I arrive early, which for me is a rare–almost unheard of occurrence, yet for some reason I couldn’t place just how I ended up at work at all. There were eight or nine patients being transferred for post-op care to our facility, and they were all just staring at the walls, not in apathy like one might expect a sick person to, but rather with an intentional and self-aware curiosity. What I mean is, whenever patients arrive from New Hanover Regional Medical Center to our facility (which is usually for overnight monitoring), they appear to be taken aback by the cleanliness and the overall feeling of new that washes over them upon their first glimpses of Cape Fear Hospital’s interior. Truth is, we (as a hospital) don’t have much to offer by way of equipment, nor by way of skilled surgeons and the like. It was this newness that gave the patient’s something to trust (granted this trust was misplaced) and it seemed to me that it was that alone that gave us the authority to remain a hospital / medical facility at all. I take x-rays for a living, which means I’ll get cancer one day for sure but doesn’t everyone these days?  I don’t really mind the idea; I’ve seen enough cancer to no longer be afraid of it, or that way of dying. I am the night technician’s replacement. His name is José, and I’m always a couple of minutes late. Even today I found myself lost in the east wing, so I was still in a rush. He doesn’t mind, usually just pokes fun at me in Spanish a little. Until I see him, I am not a person. It’s like pulling the curtains open to a bright yellow sun when I see his face. He uses the same line every time: que pasa mi amiga, estás muy cansada, no? Yet, it feels like a new and unexpected thing every time I hear him say it. Lately most things seem unexpected. Even stop lights turning from red to green (there has definitely been an increasing number of people honking at me lately). It tends to just make me laugh, but also make me hate myself in this unnamable and immaterial way, like that feeling of knowing somebody on an airplane as it flies overhead. When I go on my lunch break, I generally head to the Starbucks in the west wing’s cafeteria first thing. There is a boy there, well he’s about forty, my age, (boy just feels like a nicer word than man), and he works the same shifts as me, but I can never remember his name. I was walking towards the cafe when the headache started, and the next thing I knew I was taking an x-ray of an older woman’s spine; it looked like sausage coming out of a meat grinder: spilling all over itself. When I got off I was honked at again, two times in fact. One in the parking lot of the hospital, and the other on Kerr Ave. near my bar (not my bar literally). I told Billy what happened and he said you been forgetin’ a lot lately, and asked do you want another beer? But Billy knows me well enough not to bother waiting for a reply, and before I knew it he had already poured me my third pint. Thanks Billy-goat I said. Living alone doesn’t mean sleeping alone, at least not every night, but sometimes even Roxanne my German Shepherd needs her own space. Good thing is, I find myself wanting my own space too, and (often) on the same nights. It all depends on my stumbling when I first get home, and where I pass out. Next day I wake up on the couch, not so much late for work, as in a big rush to be on time. Roxanne nods at me from my bed with deep empathy. I think she either feels bad for me, or knows something I don’t, probably both. At work José’s not there, so it’s a girl whose name I can never remember. I always get nervous when she’s there. Girls as smart and pretty as she is always make me feel obliged to be funnier than I really am, which I think is a reflection of the way I perceive myself. When I somehow get her laughing I feel like a bad person and a good actor; it’s maddening. All day afterwards I can’t seem to wash the feeling off. It’s as if I shaved only one of my legs, and the whole world sees/knows what I’ve done. Luckily she’s in a rush today, or at least that’s how it seems to me. Blurry interactions. Blurry Memories. I tell Billy about the boy at the cafe and the girl that takes X-rays. That’s Joseph and Brandi, he says, and then he calls me strange and getting stranger through an all gum grin. I’m thinking he’s right, and Roxanne agrees next morning when I wake up to her eyes piercing into and through me, from my bed, in my bedroom. I guess I fell asleep on the couch every day this week. As I’m eating my yogurt and granola, it occurs to me that my boots are still on, and that I can’t recall the last time I took a shower, or when I last took my boots off. So I take them off and take a shower. I start thinking about the way water can change temperature using this knob here, and then the man-boy from Starbucks. I think about how some boys smile because it’s their job to smile at customers, and through some feat of imagination I convince myself that he smiles, not only because he has to, but also because, when I show up, and tell him I need a nonfat mocha with half the sweetener, maybe that’s his drink too, and maybe he thinks that means we could maybe one day be together. Suddenly the water is cold, so I rinse off and get out. His lurid eyes still radiating behind mine. The water has been getting cold much faster than it used to, so I make a mental note to call the landlord ASAP, dry off quickly, get dressed (put on new socks!) pat Roxy on the head and walk out the door. When the sloshy southern air hits my face, I start to sweat instantly, just a little, but it never fails. Although, even that seems to be worse, if not today, at least some of the days in a set of recent days. Since it’s been getting worse, I have started keeping a handkerchief in my glove compartment at all times. I search for it in my car, and hum that one song about glove compartments, and then come to the conclusion that the dang handkerchief is nowhere to be found, great. Despite my sweaty armpits, I decide to ask Joseph out (he is wearing a nametag today) and to my utter shock, he says sure, I’d love to go out with you, when and where did you have in mind? So I say what about that fondue place in downtown this Friday, and he says he’s always meant to try it, and that would be perfect. I smile like there’s no tomorrow and get out of there before he can change his mind. It was Friday at the restaurant when I had my first of what would be many bloody noses (it was however, by far the worst one.) First we were having fun, trying to talk while jointly ignoring the volume of the other conversations, and despite my sweaty armpits, he kept smiling that same smile. I knew I had to be, at least at some level, correct in my earlier assumption. He speaks a lot faster outside of the cafe (can you call a Starbucks a cafe?) and I can’t seem to follow, so I keep saying what, can you repeat that? And to his credit, he patiently does, repeat himself that is. Things were honestly going really well. But then like I said, suddenly I was struck with this bloody nose like no other, like an upside down geyser, or an actual waterfall–a bloodfall! It was horrific. It splashed all over the table, into his wine, and all over his shirt. He (for obvious reasons) left shortly after that, and I remember somehow convincing him, that specifically because of the blood, that that was in fact why I should pay, and according to my bank statement (which I watch over hawkishly) he eventually conceded, and let me pay. Two hundred and thirteen dollars. Over the past few days I find myself going back to this one brief moment. It was before the host took us to our table in the middle of the patio, and before we sat down and decided on the spicy cheese (since it would make the best first course), and before we ordered the two glasses of their nicest mid-tier wine: it was when we first saw each other– from just a few feet away. Joseph had pulled me in for a melancholy embrace, and whispered something wordless into my ear. It may have simply been a breath, like normal breathing to be alive, but I heard it like it was meant for me. After that I stopped going to the cafe (if you can call it that), and I never called him again, or even sent him a text. In fact, shortly after that I quit my job as an X-ray technician at Cape Fear Hospital, and got a job as a receptionist for a clinic closer to mi casa. I miss José already. Unfortunately that position didn’t last long, because my headaches were growing with intensity and my punctuality (which was already, as I’ve said, not great) got even worse accordingly. They eventually fired me, but in spite of everything (in a gesture of unexpected kindness) they promised not to contest my case if I filed for unemployment, which they strongly suggested that I do. But I just kept forgetting and the next thing I knew I was on my last few hundred dollars with no job, no plan, and rent, was already far past being late.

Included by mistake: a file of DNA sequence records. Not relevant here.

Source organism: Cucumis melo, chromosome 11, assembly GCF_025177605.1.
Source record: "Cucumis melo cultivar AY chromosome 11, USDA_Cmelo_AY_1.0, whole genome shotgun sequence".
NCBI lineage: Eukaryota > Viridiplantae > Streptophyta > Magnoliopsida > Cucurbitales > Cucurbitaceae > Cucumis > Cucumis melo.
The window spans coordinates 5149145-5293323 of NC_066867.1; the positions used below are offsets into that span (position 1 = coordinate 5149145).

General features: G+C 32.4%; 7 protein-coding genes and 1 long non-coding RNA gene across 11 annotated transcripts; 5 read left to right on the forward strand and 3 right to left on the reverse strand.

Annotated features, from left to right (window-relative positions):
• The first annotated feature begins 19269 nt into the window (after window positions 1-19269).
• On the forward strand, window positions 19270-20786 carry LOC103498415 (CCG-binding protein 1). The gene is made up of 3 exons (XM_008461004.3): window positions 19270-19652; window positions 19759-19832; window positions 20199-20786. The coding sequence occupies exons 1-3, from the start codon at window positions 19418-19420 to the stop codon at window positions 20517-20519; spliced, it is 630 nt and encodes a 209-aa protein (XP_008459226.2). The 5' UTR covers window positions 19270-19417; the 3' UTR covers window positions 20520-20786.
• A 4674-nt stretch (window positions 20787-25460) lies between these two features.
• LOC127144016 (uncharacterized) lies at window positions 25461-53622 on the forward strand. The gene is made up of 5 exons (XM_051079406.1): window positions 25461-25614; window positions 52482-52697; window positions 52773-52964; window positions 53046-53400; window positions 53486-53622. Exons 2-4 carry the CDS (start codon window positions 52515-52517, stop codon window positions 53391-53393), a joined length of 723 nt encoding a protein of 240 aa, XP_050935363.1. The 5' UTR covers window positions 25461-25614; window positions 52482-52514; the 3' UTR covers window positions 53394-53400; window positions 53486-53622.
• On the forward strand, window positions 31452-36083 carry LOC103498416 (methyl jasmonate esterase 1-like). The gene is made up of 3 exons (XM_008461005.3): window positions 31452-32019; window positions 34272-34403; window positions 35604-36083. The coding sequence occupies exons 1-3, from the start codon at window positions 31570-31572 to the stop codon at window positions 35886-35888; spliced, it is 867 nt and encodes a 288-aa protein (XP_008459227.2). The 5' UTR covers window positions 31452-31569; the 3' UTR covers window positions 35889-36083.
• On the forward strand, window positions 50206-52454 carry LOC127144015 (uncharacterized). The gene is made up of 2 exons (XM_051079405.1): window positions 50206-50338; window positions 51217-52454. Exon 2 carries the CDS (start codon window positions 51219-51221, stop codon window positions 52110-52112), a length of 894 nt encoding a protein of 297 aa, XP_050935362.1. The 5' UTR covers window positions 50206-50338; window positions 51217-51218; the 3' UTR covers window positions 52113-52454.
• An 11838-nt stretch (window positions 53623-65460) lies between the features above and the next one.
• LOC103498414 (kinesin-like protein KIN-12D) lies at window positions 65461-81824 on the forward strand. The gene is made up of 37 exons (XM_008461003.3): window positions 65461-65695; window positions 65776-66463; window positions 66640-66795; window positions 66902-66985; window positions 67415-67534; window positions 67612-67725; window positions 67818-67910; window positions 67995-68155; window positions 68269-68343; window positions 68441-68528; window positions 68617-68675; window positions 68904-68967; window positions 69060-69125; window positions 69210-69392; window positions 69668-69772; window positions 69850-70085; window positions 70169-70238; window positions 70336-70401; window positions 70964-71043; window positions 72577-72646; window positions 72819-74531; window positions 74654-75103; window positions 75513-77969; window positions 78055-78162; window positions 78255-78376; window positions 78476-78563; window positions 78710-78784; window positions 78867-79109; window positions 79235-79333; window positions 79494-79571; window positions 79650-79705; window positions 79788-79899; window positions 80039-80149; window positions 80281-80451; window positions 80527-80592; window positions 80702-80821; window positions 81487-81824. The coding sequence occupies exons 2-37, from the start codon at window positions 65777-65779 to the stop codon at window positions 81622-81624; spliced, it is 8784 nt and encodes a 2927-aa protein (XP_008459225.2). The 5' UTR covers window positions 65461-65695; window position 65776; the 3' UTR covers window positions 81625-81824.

I was doing laundry when I saw the lady X-ray technician. She screamed from across the room: Jess! Jess! It’s me Brandi! She seemed really happy to see me, and suddenly it became very clear to me, in my innermost self, that I didn’t have the energy to make her laugh. Where have you been? she asked. I said nowhere I guess. And I think it was the first thing I said aloud in weeks. The words stuck to the roof of my mouth like a rusty coin. Then she went on to complain about my replacement and about how nobody makes her laugh quite like I do/did, almost like you know just what to say, she said. She went on to tell me that it felt intimate to her and very special, almost motherly. She said since my mom died just last year, it all began to mean that much more to me, and I miss that part of you, of us. I never realized we were close in any respect, and I think at that point I was supposed to take her lead– make her laugh about something trivial, but as I mentioned, I didn’t have it in me. Moments later her eyes sobered and her mouth straightened. She walked away– turning as she reached her machine and gave me a look like, hey you okay? But I just kept rolling the coin around in my mouth, letting the bits flake off inside.

Jake Edgar lives and writes in Portland, OR, with his wife and four amazing kids. He studies applied linguistics at Portland State University, and is the Prose Editor for the online arts journal Structural Damage. He thinks poetry, essays, and fiction can be super cool. His work has appeared or is forthcoming in The Bellwether Review, The Pointed Circle, Structural Damage, as well as Concis, a Journal of Brevity.